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Does motivation matter?: On the relationship between perceived quality of teaching and students' motivational orientations

  • Darren W. Dahl
  • Kamal Smimou
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    PPurpose – The purpose of this paper is to focus on the perceptions that undergraduate students formed and provides further insight into the relationship between perceived teaching quality (with its descriptors) and student motivation. Design/methodology/approach – The paper reports the findings from a survey of student perceptions of quality teaching and its interaction with various motivational orientations that students exhibit in higher education. The proposed hypotheses and conceptual model were tested using regression and correlation analyses, as well as analysis of variance from a survey of 271 undergraduate students in programs at two different universities. Findings – The findings document the explanatory role of various motivations in students' perceptions of teaching quality: correlation analysis found intrinsic motivation to be positively correlated with the perceived teaching quality, while extrinsic motivation was found to be moderately correlated, suggesting that motivational orientation dimensions are influential in students' assessments of their teaching experience in school. Intrinsic motivation with its possible states and factor loadings showed strong positive impact on the teaching quality and students' evaluation, even after accounting for the reputation (general opinion) of the educational institution (or program). Thus, we cannot ignore the value-added nature of various motivational orientations and their influence upon the perceptions of students. Surprisingly, few differences in perception based on gender, age, and country of birth (ethnicity) were found. Young students (less than 25-year old) and Canadian- and American-born students exhibited significant negative reactions (difference) to perceived teaching quality; in contrast, female students exhibited positive reactions towards it. Practical implications – The results presented here will assist researchers, professors, and higher-education administrators by capitalizing on students' existing intrinsic motivation and understanding the relationship between student perceptions of teaching quality and their degree of motivation to further expand and implement a better quality-assurance educational system. A viable strategy to enhance and further motivate students extrinsically and intrinsically in their learning will significantly enhance their perceptions. Originality/value – The article explores for the first time the link between students' motivational orientations and their perceptions about teaching quality.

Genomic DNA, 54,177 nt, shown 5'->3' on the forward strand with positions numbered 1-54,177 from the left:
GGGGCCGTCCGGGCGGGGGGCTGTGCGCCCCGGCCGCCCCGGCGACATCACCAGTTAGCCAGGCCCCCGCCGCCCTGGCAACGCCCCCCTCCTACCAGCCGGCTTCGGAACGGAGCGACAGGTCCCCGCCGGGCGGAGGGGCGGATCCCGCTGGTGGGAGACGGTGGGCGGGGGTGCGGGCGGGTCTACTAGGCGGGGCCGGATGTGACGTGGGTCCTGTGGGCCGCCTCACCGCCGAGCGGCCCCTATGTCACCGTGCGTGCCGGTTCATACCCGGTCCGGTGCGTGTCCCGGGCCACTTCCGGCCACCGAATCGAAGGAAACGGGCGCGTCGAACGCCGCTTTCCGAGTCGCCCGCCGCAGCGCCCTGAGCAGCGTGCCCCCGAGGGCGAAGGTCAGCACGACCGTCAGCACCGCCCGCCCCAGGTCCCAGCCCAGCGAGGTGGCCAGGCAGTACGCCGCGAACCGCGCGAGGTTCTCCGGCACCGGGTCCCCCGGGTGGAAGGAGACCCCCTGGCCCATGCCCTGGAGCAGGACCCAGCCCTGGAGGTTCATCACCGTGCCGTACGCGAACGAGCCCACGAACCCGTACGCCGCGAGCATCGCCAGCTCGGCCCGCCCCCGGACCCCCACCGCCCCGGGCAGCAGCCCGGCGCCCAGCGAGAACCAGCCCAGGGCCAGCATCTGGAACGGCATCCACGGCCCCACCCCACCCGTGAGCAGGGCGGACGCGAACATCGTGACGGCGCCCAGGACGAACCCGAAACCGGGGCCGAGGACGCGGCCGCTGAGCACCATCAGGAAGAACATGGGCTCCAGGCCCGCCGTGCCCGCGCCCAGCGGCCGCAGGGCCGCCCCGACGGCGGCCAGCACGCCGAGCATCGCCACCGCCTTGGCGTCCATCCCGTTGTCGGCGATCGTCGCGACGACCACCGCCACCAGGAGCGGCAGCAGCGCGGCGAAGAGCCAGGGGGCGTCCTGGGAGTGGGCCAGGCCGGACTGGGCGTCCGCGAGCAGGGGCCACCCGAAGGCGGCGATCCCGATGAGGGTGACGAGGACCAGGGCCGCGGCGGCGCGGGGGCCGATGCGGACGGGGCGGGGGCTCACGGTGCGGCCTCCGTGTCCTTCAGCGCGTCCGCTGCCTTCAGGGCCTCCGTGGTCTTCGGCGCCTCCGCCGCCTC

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    File URL: http://www.emeraldinsight.com/journals.htm?issn=0307-4358&volume=37&issue=7&articleid=1930899&show=abstract
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    Article provided by Emerald Group Publishing in its journal Managerial Finance.

    Volume (Year): 37 (2011)
    Issue (Month): 7 (July)
    Pages: 582-609

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    Handle: RePEc:eme:mfipps:v:37:y:2011:i:7:p:582-609
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    1. Carl Shapiro, 1982. "Consumer Information, Product Quality, and Seller Reputation," Bell Journal of Economics, The RAND Corporation, vol. 13(1), pages 20-35, Spring.
    2. Yoon, Eunsang & Guffey, Hugh J. & Kijewski, Valerie, 1993. "The effects of information and company reputation on intentions to buy a business service," Journal of Business Research, Elsevier, vol. 27(3), pages 215-228, July.
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